Arrest means that you are being held against your will. It is not an arrest if the police stop you and ask your name and address. To make a lawful arrest the police should identify themselves, tell you that you are being arrested, the reason for the arrest, and that you have a right to get a lawyer without delay. If there is a warrant, the police should show it to you.

If practicable, the police may touch you on the shoulder as a gesture of physical confinement.

Do you have to answer the questions asked by the police?

If the police identify themselves, arrest you, and tell you the reason for the arrest, you must go with them. If the police do not do these things, you are free to leave.

The police must ask questions as part of their job in investigating crime. However, the police cannot force you to answer their questions.

Anything you do say to the police or put into writing at this time or later can be used against you in court. You have the right to remain silent when stopped and asked questions, whether or not the police tell you that you have this right. Ask them if you are under arrest and the reasons for the arrest. You should seek legal advice before giving up your right to remain silent.

What if the police stop you when you are driving?

Under provincial law, the police have the right to stop any motor vehicle and to ask the driver to produce a driver's licence, vehicle registration and ownership documents, and proof of insurance. Your condition or the condition of your vehicle may authorize the police to investigate further and even subject you to formal demands, such as for blood or breath samples. You have the right to talk to a lawyer before complying with these demands, but not if you are only asked to provide an ALERT roadside sample.

If you have been involved in a motor vehicle accident, whether or not your own vehicle has been damaged, you must remain at the scene of the accident and give all reasonable aid, particularly if someone has been hurt.

When you are a driver who has been involved in an accident, you may be required to answer some questions (beyond those related to your licence, registration, ownership, and insurance) or make a report about the accident, but you should talk to a lawyer first in order to be certain of your duties.

What can the police do after they arrest you?

The police have the right to search you for weapons and for any evidence relating to the offence. They can take you to the lock-up and book you. If the offence is an indictable or hybrid one, they can fingerprint and photograph you.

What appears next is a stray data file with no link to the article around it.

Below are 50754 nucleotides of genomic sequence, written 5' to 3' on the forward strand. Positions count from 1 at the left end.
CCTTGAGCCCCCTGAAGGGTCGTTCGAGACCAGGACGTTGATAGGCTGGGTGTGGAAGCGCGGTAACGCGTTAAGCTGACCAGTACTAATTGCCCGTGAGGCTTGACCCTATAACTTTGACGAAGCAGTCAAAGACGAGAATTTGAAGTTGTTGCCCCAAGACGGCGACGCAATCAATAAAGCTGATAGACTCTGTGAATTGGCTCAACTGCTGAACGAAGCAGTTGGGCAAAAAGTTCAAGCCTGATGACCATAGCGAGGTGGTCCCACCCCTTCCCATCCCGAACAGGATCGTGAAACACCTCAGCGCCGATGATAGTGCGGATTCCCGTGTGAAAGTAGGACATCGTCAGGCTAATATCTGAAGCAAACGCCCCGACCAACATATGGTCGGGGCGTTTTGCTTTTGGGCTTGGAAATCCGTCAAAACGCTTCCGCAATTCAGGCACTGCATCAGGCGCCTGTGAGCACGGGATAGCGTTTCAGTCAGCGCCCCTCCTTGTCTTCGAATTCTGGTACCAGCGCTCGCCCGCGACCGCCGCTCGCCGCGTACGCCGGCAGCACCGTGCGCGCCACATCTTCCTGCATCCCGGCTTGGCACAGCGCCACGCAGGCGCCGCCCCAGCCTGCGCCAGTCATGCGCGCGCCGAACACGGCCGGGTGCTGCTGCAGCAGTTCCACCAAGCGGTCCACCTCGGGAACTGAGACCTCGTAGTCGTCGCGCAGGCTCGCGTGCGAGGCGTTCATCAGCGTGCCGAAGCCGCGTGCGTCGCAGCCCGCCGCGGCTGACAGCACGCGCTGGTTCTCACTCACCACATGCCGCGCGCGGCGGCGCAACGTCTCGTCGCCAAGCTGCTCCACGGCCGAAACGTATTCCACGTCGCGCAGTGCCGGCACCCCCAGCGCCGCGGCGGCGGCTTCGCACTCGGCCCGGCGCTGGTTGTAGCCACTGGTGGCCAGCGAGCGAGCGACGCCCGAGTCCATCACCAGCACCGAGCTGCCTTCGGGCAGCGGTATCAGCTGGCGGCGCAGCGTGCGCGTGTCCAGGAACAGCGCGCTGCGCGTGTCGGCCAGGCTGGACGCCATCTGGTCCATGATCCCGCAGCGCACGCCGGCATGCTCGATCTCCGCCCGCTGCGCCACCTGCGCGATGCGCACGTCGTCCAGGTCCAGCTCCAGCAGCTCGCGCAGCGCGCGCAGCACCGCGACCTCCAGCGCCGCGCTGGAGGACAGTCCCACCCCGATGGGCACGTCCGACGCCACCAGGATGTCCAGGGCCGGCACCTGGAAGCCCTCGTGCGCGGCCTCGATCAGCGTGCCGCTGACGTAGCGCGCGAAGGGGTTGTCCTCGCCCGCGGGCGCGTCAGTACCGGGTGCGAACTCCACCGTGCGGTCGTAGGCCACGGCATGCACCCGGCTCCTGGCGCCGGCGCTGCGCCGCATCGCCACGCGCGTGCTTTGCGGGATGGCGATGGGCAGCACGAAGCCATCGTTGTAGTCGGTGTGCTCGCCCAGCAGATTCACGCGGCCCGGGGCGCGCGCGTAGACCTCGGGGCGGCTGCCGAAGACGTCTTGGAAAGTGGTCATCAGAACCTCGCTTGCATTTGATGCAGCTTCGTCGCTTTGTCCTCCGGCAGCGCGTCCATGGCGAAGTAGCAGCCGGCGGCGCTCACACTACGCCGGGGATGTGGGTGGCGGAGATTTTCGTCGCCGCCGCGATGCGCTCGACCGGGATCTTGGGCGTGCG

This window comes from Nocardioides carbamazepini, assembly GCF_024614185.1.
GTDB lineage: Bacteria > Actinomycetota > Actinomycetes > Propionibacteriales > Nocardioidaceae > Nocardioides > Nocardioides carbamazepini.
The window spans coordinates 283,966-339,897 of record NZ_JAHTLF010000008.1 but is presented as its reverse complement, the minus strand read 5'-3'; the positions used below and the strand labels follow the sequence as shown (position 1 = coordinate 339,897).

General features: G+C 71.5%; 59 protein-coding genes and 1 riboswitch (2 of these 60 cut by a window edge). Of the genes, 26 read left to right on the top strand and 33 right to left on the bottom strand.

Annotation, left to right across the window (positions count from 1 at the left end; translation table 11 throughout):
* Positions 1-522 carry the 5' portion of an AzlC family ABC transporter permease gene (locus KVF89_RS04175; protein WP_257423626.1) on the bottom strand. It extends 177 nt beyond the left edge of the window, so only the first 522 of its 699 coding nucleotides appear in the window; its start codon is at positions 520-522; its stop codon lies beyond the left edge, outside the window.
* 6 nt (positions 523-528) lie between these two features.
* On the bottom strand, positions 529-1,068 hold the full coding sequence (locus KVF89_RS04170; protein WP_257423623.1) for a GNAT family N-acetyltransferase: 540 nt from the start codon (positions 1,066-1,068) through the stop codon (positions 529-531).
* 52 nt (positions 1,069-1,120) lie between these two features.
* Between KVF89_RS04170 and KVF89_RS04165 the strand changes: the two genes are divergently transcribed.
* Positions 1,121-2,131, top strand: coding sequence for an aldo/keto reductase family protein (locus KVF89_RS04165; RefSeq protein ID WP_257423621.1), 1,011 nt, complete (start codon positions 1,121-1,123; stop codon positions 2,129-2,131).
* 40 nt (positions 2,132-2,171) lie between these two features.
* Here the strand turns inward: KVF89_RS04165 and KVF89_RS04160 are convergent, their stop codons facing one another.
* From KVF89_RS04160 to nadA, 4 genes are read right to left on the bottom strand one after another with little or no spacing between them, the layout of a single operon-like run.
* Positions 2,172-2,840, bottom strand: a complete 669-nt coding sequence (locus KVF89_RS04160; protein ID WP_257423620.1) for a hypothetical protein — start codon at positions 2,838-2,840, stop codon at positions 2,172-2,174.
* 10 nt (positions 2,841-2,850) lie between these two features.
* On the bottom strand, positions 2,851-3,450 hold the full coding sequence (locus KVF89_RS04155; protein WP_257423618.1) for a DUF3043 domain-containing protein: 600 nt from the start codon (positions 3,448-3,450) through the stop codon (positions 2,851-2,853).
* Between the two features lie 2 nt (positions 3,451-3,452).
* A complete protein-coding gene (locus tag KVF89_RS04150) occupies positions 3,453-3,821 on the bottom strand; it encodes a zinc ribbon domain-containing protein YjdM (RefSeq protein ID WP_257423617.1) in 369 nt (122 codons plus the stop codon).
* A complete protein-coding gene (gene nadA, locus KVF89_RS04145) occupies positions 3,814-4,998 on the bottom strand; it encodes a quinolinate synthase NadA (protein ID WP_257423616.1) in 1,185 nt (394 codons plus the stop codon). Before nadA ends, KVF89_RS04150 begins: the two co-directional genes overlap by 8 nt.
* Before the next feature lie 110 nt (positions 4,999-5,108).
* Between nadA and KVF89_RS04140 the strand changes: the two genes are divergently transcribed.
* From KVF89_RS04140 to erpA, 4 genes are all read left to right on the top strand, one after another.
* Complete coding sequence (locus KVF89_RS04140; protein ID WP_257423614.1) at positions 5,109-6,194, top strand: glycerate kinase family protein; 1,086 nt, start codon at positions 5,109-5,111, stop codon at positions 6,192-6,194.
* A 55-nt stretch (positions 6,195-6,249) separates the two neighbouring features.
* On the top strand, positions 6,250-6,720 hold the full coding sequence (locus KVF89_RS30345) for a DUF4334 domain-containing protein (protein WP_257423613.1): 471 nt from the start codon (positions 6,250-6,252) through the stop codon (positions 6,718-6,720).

Will you need bail?

After you have been arrested by a police officer, or by any other person who has turned you over to a police officer, you are entitled to appear promptly before a justice of the peace or judge to answer any charges that are being laid against you. In any event, you are to appear within 24 hours.

The justice of the peace or judge may decide to order that you remain in custody, or may require that you deposit money or property with the court to ensure that you will appear in court if released. This money and property is often called "bail" although that term is not a formal one in Canadian law. The word you will hear from the justice of the peace or judge is "recognizance" or "undertaking".

If you deposit money or property with the court, it can be forfeited if you do not appear in court or if you commit any further offences or breach any special conditions imposed by the court. If someone else signs as a surety for your appearance, that person may also lose the amount of their surety if you do not appear.

When you appear before a justice of the peace or judge, you are entitled to have a lawyer with you to speak to whether you should be released and, if so, whether there should be bail. As this is important to you, you should have a lawyer speak for you. If you did not arrange to have a lawyer present when you first phoned a lawyer on your arrest, you should ask to speak to the Legal Aid duty counsel who should be available in the cells or court house where you are detained.

If the justice of the peace or judge orders that you remain in custody, there are certain rights of appeal that can be pursued, but you will need a lawyer to carry these out for you.

What happens at the first appearance?

If you need time to speak with a lawyer or relatives or friends before pleading, you may ask the judge to adjourn or remand your matter to another date. Once you explain your reasons, the judge will usually grant your request.

Normally with summary offences you will enter a plea: guilty or not guilty. If the plea is guilty, the court can deal with sentencing right away or set another date to deal with sentencing. The Crown will usually give the judge the information available from the police about the offence, and tell the court if you have a record. You or your lawyer will then be given a chance to speak to provide an explanation or information which will assist the court in deciding what your sentence should be.

With most indictable offences you may choose trial by Provincial Court judge, or by Queen's Bench judge, or Queen's Bench judge and jury. Depending on what election is made, either a trial date or a preliminary hearing will be set at a time that is convenient for you and your lawyer. On some indictable offences the trial must be in Provincial Court, so if you plead not guilty a trial date will be set.